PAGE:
bestowed their whole energies upon the in?
culcation and practice o? virtue, or the devel?
opment and preservation of the better spirit
in man. Th ere are, perhaps, no Impulses o?
the human heart more indestructible, nor any
of Ita aspirations more pure, than those whion
spring from a desire to cultivate, cherish and
.perpetuate whatever ia good, or grand/or
loveable; to preserv? the recollections ; of
heroic actions, to celebrate the Influences of
the beautiful,, and to encourage the exercise
ol the nobler passions.
The modes by which thlahas been a!tempted
to be done are .various apd attractive. Bell?
glon, with its Inspired word's; poetry, with its
measured strains; painting, with its beautiful
delineations; sculpture, with lits stately and
graceful forms, and music, with its melodious
tongue, have each and all been employed to
assist in attaining this lofty purpose**
Ic ls worthy or remark (ff Indeed lt may not
be accepted as a strong argument'In- fayor'of
the divine origin of the s oui and Its immortal?
ity) that art and bumah sympathy have very
rarely been employed In .tbe propagation of
ideas or principles known to be wrong. Their
efforts and their yearnings are always directed
towards something higher, or reaching- after
something better. The poet has not prostituted
his art to tho creation ot Ideas which are mean
or revolting; the painter has not disfigured
Ms canvas by scenes or countenances willoh
are sickening or repulsive, nor yet bas the*
scuptor abused the use. of his .chisel by
representations of hideousness and deformity.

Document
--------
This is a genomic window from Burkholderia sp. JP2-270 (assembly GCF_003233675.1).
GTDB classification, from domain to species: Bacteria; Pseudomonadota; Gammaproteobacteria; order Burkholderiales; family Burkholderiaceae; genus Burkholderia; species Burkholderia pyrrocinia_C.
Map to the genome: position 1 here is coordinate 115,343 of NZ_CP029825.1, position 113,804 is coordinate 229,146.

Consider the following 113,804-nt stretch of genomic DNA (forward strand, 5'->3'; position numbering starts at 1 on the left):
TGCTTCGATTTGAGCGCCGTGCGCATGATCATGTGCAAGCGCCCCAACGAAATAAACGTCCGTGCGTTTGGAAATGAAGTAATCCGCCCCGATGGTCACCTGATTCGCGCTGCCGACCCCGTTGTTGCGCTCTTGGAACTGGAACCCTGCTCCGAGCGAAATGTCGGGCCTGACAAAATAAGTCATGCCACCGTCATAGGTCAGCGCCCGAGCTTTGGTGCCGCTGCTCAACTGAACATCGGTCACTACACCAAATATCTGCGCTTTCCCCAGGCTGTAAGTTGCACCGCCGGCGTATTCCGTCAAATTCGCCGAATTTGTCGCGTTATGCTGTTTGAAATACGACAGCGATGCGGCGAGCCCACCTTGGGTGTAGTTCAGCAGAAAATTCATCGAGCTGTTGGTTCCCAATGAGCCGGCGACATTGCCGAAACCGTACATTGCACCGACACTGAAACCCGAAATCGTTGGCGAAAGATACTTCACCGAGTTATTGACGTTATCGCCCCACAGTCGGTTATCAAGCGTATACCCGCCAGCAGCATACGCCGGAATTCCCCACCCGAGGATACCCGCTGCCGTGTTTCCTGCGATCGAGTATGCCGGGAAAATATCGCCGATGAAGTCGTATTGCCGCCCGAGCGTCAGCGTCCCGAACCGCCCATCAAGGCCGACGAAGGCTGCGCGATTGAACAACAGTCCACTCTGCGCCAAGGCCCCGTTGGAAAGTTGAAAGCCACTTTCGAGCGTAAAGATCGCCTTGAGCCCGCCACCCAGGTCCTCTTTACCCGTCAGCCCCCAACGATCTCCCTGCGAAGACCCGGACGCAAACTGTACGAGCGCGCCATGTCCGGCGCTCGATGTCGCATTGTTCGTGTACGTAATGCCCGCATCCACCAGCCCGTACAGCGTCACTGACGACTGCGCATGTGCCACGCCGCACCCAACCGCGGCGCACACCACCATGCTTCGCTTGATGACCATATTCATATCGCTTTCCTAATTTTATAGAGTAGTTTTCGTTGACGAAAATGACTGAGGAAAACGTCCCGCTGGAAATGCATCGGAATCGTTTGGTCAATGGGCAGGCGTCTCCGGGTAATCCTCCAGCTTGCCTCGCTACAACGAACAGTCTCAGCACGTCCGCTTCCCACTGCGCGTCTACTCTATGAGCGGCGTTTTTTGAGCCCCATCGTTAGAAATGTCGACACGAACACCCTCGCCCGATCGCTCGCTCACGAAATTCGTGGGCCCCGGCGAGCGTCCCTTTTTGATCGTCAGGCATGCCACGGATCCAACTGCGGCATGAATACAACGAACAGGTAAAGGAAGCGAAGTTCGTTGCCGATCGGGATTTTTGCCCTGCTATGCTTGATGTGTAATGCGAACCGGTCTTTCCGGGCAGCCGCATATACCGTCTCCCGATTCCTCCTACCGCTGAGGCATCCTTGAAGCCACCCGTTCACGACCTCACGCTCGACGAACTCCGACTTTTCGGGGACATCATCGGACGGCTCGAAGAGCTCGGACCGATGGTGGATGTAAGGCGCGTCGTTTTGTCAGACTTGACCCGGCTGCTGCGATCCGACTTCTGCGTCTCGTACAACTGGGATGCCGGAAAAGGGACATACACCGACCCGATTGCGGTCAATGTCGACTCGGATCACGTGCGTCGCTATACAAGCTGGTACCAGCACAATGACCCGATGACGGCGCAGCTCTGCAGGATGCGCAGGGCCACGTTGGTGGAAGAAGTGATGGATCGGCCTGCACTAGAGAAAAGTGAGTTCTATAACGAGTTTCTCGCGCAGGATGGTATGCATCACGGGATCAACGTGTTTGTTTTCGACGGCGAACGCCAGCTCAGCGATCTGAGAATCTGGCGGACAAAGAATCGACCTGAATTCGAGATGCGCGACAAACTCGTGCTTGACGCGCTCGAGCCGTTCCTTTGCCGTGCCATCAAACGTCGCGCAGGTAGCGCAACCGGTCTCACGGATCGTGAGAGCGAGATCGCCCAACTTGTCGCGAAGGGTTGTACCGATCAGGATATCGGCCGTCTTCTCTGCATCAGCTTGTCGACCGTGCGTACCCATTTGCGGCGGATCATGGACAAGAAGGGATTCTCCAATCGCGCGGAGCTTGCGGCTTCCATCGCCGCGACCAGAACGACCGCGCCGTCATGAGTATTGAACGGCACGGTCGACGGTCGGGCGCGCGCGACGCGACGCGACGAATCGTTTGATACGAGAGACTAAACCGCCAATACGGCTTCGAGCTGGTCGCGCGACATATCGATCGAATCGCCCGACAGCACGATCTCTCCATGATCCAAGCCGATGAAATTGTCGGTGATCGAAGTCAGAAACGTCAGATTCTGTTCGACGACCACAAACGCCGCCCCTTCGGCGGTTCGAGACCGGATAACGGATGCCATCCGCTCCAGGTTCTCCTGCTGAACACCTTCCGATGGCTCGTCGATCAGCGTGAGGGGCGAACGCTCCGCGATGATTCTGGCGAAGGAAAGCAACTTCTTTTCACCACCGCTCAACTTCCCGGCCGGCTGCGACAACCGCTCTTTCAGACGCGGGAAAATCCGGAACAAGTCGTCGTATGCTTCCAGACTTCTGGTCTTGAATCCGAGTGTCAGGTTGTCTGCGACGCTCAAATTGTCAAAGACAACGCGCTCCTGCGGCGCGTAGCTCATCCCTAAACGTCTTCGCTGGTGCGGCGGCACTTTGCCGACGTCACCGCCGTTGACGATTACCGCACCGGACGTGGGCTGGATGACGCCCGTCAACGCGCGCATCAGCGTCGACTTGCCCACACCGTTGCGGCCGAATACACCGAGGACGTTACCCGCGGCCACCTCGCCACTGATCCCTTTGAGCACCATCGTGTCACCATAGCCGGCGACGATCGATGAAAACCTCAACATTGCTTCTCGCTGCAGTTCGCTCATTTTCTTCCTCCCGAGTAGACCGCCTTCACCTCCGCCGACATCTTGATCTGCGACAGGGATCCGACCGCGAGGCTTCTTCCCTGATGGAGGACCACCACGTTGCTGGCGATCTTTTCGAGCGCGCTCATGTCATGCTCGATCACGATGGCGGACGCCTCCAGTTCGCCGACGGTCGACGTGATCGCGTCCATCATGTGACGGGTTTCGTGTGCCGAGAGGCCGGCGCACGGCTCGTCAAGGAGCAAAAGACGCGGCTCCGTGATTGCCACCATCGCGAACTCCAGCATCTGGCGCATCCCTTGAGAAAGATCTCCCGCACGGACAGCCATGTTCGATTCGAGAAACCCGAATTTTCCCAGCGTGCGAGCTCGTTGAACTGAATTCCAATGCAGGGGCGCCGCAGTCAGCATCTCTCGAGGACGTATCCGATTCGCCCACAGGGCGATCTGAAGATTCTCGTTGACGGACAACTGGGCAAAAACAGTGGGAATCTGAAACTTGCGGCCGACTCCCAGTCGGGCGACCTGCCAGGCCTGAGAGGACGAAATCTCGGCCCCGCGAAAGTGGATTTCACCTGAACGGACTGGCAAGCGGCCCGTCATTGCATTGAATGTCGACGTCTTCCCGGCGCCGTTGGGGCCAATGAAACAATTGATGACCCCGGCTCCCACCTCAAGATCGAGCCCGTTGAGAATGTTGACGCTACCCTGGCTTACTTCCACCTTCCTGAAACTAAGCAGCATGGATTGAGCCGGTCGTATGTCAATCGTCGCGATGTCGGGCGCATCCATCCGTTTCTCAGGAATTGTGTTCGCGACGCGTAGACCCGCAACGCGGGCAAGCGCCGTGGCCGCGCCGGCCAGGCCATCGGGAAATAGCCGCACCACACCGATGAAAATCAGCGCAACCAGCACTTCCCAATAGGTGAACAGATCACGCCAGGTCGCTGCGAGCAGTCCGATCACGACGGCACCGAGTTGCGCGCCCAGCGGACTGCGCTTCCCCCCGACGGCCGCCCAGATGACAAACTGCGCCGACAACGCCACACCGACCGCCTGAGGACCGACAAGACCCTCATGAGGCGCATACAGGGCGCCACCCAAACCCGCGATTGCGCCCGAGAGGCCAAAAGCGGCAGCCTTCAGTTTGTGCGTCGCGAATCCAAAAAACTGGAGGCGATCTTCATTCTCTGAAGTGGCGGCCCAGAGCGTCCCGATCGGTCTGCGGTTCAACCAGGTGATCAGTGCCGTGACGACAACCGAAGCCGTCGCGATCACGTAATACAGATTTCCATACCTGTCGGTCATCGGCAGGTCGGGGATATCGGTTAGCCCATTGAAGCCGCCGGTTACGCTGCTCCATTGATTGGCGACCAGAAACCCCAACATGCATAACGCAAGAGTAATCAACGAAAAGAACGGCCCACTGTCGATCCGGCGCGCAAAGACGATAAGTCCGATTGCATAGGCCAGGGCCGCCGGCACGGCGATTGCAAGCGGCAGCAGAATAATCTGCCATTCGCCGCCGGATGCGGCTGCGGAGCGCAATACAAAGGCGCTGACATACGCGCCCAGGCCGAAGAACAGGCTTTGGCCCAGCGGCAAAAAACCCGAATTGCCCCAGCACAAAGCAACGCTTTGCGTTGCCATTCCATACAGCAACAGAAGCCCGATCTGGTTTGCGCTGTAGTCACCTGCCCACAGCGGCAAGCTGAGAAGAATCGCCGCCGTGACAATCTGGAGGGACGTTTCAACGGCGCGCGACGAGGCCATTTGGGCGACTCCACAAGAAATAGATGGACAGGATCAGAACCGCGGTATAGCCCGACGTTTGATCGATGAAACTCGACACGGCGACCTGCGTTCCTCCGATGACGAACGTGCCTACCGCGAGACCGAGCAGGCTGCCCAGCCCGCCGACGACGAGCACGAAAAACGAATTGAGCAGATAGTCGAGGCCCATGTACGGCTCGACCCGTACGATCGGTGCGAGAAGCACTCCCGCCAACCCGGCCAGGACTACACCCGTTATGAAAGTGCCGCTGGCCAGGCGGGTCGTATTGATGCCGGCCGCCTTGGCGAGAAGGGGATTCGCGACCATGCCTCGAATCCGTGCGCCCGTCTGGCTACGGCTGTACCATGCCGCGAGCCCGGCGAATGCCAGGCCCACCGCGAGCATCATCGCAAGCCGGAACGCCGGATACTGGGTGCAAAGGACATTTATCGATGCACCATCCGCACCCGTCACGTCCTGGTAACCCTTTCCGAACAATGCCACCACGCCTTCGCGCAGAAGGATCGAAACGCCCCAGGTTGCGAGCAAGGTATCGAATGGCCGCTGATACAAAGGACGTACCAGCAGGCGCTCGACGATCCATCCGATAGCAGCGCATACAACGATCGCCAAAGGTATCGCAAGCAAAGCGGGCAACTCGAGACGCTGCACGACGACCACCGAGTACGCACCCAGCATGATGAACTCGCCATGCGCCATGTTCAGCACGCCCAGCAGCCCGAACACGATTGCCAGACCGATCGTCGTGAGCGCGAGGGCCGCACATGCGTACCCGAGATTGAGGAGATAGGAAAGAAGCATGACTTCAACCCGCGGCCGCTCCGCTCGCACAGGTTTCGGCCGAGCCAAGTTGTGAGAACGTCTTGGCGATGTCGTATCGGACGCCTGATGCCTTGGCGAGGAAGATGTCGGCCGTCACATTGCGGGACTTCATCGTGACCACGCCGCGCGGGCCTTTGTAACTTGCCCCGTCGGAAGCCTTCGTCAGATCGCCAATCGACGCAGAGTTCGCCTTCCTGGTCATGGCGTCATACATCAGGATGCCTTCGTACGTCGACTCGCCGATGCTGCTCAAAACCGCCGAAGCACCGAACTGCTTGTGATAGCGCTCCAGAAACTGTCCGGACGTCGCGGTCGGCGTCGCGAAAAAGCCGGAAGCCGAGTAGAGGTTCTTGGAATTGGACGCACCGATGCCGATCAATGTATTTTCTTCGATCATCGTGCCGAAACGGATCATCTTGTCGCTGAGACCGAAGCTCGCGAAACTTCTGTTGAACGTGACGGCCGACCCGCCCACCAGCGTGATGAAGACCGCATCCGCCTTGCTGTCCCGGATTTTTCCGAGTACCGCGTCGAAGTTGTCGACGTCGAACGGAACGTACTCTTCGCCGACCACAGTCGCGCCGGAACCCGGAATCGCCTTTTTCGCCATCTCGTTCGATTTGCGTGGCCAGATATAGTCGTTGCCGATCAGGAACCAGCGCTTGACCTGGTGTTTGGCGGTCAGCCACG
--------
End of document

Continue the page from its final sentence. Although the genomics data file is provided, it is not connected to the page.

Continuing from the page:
The historian, .'and the ' writer of romance de?
light cot in those descriptions' which- excite
the baser passions, and music always sighs to
at lune our hearts Into, concord with the gen?
tler Impulses, ot our nature. It ls no'argo- ~
merit against these assertions that there have
been men who seem to have been almost to?
tally debased, who seem as If in very con tra?
dici?n to every good principle or every
'exalted emotion to nave said, "Evil, be thon
my good," - for these are exceptions which
prove the role, and If in some instances charity
has thrown a veil over their misdeeds, or
romance painted their characters with ficti?
tious coloring, if was' because they stilt- pre
-sejraed some drops of tbe milk of human Kind?
ness in their breasts, and they had not totally
dlallgured their humanity. .
In distant ages the nobler struggle; 'was
maintained almost exclusively by Individuals.
Lawyers and prophets, priests and poets, as
they successively appeared, seem to have
been not only alone and unaided by their fel?
low men, butin very many instances martyn
to their cause. In times more recent, men?
guided by the same spirit, and having conge?